President Obama made his pitch for free trade dressing it up in the rhetoric of "middle class economics" on Friday, calling on his liberal base to support a Pacific trade deal that would help US workers.
Speaking at the world headquarters of Nike yesterday, Obama offered arguments similar to the ones he offered in his efforts to pass universal health care, adoption of clean energy and raising the minimum wage. "Passing trade agreements is part of that agenda - if those trade agreements are the right kinds of trade agreements," he said.
"Like other issues we've waged slow, steady fights on over the last seven years, this is also a question of the past versus the present," he said.
However, Obama made his case for free trade at a company that is seen by many liberals - notably Vermont senator Bernie Sanders, a presidential candidate, as a symbol of failed trade policies.
Nike, the world's largest athletic shoe manufacturer, imported shoes produced in contract factories in low-wage countries like Vietnam, where the minimum wage was 56 cents an hour.
Obama said Vietnam, where 330,000 workers made Nike shoes, would need to raise the minimum wage, improve working conditions and even establish the right of workers to join a union.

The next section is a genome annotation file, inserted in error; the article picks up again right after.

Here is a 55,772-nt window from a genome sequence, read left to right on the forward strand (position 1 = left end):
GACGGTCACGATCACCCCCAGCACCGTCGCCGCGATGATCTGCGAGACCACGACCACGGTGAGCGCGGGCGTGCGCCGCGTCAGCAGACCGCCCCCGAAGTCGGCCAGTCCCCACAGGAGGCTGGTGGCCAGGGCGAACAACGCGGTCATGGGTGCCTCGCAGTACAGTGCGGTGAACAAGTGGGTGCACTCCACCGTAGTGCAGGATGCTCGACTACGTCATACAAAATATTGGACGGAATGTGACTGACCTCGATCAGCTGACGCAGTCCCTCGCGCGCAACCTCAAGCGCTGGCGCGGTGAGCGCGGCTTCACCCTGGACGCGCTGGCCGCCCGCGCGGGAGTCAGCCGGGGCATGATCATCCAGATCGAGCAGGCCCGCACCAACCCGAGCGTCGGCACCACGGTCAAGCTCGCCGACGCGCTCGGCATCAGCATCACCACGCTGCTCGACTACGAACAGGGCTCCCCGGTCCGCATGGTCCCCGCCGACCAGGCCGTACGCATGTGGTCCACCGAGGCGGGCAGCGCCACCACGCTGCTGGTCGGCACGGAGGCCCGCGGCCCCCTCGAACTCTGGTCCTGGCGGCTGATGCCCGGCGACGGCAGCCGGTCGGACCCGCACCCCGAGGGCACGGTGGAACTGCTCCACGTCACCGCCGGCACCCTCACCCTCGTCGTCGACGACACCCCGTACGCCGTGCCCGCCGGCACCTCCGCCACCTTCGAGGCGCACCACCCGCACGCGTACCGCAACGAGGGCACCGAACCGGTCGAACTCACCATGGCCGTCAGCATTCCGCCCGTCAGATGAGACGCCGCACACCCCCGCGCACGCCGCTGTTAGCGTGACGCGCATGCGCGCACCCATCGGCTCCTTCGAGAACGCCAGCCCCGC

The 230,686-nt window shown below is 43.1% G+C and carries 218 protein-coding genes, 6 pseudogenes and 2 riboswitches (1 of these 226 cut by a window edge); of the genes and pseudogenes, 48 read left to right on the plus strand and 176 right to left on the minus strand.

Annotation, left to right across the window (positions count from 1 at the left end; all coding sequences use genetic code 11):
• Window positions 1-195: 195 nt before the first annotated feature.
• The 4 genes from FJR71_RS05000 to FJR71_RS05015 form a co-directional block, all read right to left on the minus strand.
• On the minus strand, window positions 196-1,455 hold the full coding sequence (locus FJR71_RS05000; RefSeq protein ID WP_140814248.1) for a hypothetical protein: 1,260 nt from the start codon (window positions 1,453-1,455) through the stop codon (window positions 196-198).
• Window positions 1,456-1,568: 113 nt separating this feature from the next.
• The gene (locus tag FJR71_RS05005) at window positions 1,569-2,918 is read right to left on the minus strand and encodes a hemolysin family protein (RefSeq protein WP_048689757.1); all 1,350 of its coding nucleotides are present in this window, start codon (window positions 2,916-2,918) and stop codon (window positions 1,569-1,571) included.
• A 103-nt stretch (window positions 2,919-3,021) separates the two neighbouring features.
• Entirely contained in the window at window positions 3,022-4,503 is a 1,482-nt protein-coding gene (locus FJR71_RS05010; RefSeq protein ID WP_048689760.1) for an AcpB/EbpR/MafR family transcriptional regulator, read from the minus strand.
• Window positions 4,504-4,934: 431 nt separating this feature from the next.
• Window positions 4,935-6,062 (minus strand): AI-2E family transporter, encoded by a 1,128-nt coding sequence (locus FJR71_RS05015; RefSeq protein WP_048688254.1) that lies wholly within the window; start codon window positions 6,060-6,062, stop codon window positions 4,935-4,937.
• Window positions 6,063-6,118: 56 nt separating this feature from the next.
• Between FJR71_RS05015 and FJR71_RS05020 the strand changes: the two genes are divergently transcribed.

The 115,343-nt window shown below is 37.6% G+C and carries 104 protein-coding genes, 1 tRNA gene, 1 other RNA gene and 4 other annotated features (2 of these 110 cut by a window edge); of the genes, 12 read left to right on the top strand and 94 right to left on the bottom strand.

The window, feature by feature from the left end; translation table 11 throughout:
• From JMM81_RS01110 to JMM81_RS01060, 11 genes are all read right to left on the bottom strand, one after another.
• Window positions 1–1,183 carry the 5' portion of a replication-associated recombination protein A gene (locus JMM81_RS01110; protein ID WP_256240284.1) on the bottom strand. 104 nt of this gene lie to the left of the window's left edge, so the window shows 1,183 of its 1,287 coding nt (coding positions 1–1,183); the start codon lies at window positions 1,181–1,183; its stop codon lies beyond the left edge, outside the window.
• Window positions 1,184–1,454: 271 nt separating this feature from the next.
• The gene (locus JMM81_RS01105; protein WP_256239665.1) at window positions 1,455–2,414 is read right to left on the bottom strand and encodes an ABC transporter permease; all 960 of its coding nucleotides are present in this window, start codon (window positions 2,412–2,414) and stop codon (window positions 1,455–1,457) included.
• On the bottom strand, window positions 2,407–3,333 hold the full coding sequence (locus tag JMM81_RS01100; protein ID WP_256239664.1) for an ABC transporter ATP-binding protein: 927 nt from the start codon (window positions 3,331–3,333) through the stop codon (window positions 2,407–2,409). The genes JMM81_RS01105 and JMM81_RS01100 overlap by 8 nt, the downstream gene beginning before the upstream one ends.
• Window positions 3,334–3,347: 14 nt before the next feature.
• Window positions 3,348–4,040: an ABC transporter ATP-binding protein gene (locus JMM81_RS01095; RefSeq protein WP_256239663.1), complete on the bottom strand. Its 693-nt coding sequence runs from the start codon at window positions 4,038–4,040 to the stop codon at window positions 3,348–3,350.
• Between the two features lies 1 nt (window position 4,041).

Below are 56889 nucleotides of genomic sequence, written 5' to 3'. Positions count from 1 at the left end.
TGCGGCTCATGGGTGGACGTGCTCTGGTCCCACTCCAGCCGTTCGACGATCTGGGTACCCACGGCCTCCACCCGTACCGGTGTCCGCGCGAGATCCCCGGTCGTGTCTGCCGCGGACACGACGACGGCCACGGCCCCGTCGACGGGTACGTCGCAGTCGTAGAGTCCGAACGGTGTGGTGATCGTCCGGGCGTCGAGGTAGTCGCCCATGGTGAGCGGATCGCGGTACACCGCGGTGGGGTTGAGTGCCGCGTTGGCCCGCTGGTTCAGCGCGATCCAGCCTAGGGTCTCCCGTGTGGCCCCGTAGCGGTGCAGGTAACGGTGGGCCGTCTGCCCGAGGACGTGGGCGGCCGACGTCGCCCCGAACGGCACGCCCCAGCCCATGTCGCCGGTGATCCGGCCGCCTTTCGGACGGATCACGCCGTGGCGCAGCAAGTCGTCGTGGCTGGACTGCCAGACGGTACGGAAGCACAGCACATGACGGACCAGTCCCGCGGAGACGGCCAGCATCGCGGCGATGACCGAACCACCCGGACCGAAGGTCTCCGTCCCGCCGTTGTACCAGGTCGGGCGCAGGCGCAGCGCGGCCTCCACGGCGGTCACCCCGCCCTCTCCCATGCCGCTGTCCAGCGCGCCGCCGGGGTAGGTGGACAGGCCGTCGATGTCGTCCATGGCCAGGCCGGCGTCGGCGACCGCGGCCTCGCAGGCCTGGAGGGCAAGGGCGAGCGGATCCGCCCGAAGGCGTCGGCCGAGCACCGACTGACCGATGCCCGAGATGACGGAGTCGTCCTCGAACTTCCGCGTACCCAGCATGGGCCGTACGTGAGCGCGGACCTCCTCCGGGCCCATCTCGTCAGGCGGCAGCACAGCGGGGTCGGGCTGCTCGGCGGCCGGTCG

"It doesn't mean that suddenly working conditions in Vietnam will be like they are here at Nike, or here in Portland right away, but it moves us in the right direction," he told a supportive audience of 1,200 - mostly Nike employees. "If you're a country that wants into this agreement, you have to meet higher standards. If you don't you're out."
Meanwhile, according to commentators, at a time when economic inequality around the globe continued to widen, the Trans-Pacific Partnership (TPP) would only make things worse. They say, unlike what president Obama claims, the agreement would only encourage a race to the bottom, in which a small percentage of people got ridiculously rich while most workers around the globe continued to be miserably poor.
That should not be allowed to happen.
According to commentators, the Nike factory was an apt place for Obama to beat the free-trade drum, as Nike, like the TPP, was associated with offshoring US jobs, widening the income inequality gap, and increasing the number of people making slave wages overseas.
Since NAFTA was passed in 1993, 5 million US manufacturing jobs had gone, 57,000 plus factories, and wages continued to remain stagnant. The deal now would be no different, they claim.